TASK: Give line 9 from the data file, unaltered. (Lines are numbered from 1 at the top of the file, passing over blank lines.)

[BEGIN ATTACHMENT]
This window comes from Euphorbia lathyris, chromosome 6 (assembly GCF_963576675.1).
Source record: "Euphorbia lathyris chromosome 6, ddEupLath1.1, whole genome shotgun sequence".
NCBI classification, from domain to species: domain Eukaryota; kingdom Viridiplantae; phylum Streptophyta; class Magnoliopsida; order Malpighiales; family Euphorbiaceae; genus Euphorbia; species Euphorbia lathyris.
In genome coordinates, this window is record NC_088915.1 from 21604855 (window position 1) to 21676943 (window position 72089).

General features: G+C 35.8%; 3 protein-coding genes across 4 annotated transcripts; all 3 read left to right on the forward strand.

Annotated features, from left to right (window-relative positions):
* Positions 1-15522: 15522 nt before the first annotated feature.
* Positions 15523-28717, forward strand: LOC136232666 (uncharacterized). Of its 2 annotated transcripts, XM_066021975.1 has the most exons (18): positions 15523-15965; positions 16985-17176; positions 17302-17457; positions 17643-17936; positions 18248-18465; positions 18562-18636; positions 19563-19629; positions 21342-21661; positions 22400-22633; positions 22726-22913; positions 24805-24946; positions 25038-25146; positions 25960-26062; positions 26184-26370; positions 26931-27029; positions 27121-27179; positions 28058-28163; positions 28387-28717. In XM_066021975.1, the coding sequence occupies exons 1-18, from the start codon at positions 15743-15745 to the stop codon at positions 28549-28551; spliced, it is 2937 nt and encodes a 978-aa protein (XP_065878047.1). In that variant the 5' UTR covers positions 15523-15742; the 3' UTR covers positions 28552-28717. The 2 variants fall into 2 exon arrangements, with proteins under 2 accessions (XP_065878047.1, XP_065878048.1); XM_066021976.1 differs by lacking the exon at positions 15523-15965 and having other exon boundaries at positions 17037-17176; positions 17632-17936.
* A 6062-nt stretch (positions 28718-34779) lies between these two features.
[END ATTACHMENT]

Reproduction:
* A 6062-nt stretch (positions 28718-34779) lies between these two features.